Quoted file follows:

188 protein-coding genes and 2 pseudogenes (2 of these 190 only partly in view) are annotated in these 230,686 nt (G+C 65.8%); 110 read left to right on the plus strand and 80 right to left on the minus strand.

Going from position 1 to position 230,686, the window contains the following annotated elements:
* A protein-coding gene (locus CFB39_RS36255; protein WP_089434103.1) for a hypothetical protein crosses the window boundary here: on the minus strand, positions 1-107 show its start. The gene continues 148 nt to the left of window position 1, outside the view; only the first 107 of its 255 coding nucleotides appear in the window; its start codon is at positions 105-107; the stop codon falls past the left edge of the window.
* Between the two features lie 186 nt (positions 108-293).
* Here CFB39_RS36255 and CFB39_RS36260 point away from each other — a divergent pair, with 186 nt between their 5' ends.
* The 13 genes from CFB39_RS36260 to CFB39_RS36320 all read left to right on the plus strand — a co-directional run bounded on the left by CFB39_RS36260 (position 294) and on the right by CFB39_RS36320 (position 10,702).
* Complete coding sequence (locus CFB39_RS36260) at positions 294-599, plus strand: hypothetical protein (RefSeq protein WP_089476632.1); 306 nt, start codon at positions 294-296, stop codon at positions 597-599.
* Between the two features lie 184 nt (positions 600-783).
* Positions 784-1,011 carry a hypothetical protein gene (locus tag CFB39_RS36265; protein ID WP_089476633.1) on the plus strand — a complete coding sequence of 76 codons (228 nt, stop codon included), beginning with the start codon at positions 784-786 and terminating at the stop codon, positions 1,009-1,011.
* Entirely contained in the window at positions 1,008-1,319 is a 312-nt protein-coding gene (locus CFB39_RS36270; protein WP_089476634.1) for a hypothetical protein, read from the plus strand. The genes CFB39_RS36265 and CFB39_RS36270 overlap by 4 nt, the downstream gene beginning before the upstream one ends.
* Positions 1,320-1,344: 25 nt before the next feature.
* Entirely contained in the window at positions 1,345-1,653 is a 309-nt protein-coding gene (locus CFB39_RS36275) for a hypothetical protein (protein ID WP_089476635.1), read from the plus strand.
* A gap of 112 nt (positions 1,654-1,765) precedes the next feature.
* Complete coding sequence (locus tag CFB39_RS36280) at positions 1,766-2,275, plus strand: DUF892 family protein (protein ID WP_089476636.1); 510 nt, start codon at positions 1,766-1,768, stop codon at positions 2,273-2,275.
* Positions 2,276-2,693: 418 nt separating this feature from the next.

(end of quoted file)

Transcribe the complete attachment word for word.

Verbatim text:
188 protein-coding genes and 2 pseudogenes (2 of these 190 only partly in view) are annotated in these 230,686 nt (G+C 65.8%); 110 read left to right on the plus strand and 80 right to left on the minus strand.

Going from position 1 to position 230,686, the window contains the following annotated elements:
* A protein-coding gene (locus CFB39_RS36255; protein WP_089434103.1) for a hypothetical protein crosses the window boundary here: on the minus strand, positions 1-107 show its start. The gene continues 148 nt to the left of window position 1, outside the view; only the first 107 of its 255 coding nucleotides appear in the window; its start codon is at positions 105-107; the stop codon falls past the left edge of the window.
* Between the two features lie 186 nt (positions 108-293).
* Here CFB39_RS36255 and CFB39_RS36260 point away from each other — a divergent pair, with 186 nt between their 5' ends.
* The 13 genes from CFB39_RS36260 to CFB39_RS36320 all read left to right on the plus strand — a co-directional run bounded on the left by CFB39_RS36260 (position 294) and on the right by CFB39_RS36320 (position 10,702).
* Complete coding sequence (locus CFB39_RS36260) at positions 294-599, plus strand: hypothetical protein (RefSeq protein WP_089476632.1); 306 nt, start codon at positions 294-296, stop codon at positions 597-599.
* Between the two features lie 184 nt (positions 600-783).
* Positions 784-1,011 carry a hypothetical protein gene (locus tag CFB39_RS36265; protein ID WP_089476633.1) on the plus strand — a complete coding sequence of 76 codons (228 nt, stop codon included), beginning with the start codon at positions 784-786 and terminating at the stop codon, positions 1,009-1,011.
* Entirely contained in the window at positions 1,008-1,319 is a 312-nt protein-coding gene (locus CFB39_RS36270; protein WP_089476634.1) for a hypothetical protein, read from the plus strand. The genes CFB39_RS36265 and CFB39_RS36270 overlap by 4 nt, the downstream gene beginning before the upstream one ends.
* Positions 1,320-1,344: 25 nt before the next feature.
* Entirely contained in the window at positions 1,345-1,653 is a 309-nt protein-coding gene (locus CFB39_RS36275) for a hypothetical protein (protein ID WP_089476635.1), read from the plus strand.
* A gap of 112 nt (positions 1,654-1,765) precedes the next feature.
* Complete coding sequence (locus tag CFB39_RS36280) at positions 1,766-2,275, plus strand: DUF892 family protein (protein ID WP_089476636.1); 510 nt, start codon at positions 1,766-1,768, stop codon at positions 2,273-2,275.
* Positions 2,276-2,693: 418 nt separating this feature from the next.